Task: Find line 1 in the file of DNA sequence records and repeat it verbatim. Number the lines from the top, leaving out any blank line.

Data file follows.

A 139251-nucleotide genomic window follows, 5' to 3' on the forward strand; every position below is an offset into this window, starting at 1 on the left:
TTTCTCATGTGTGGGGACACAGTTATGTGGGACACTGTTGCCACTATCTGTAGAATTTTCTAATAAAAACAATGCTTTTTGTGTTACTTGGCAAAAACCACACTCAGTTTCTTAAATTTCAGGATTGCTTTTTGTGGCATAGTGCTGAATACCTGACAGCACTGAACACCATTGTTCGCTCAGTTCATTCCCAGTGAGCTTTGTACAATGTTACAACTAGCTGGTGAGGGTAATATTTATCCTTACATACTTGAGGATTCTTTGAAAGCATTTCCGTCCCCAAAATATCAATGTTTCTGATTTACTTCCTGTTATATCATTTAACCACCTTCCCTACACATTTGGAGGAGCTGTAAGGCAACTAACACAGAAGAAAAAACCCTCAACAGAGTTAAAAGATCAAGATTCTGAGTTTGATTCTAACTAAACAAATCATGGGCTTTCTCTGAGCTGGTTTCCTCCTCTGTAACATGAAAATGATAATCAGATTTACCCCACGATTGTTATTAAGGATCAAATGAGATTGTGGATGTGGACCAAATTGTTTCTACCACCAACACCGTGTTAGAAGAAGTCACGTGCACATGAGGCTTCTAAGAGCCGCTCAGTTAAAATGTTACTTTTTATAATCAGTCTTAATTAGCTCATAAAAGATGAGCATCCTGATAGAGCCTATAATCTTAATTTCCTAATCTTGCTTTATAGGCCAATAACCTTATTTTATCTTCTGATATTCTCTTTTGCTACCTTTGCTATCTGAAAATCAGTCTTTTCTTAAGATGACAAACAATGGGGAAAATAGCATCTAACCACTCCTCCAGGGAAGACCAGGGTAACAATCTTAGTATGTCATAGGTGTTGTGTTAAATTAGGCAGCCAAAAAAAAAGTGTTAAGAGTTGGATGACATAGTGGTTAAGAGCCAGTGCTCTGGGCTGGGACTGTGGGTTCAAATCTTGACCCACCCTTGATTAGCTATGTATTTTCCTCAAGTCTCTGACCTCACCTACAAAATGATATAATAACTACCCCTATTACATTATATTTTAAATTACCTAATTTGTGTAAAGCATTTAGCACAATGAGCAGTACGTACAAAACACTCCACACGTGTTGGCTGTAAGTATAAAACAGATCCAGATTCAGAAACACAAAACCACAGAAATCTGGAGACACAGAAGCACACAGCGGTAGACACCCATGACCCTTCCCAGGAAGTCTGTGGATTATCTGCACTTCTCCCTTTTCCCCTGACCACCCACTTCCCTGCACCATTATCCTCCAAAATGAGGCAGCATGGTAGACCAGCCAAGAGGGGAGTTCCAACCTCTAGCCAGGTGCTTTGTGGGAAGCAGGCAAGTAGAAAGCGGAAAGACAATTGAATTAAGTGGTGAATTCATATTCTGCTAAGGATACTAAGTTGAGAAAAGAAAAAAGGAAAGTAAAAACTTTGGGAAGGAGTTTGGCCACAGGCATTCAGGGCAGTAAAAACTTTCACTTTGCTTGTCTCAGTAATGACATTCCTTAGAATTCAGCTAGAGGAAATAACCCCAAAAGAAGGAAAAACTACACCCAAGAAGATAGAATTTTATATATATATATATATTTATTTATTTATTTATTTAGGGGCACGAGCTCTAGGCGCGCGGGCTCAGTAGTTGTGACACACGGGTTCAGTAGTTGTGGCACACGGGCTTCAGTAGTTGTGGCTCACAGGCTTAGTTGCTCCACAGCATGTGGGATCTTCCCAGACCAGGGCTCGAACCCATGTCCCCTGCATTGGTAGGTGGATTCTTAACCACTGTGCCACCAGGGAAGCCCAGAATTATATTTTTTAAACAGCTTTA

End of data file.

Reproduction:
A 139251-nucleotide genomic window follows, 5' to 3' on the forward strand; every position below is an offset into this window, starting at 1 on the left: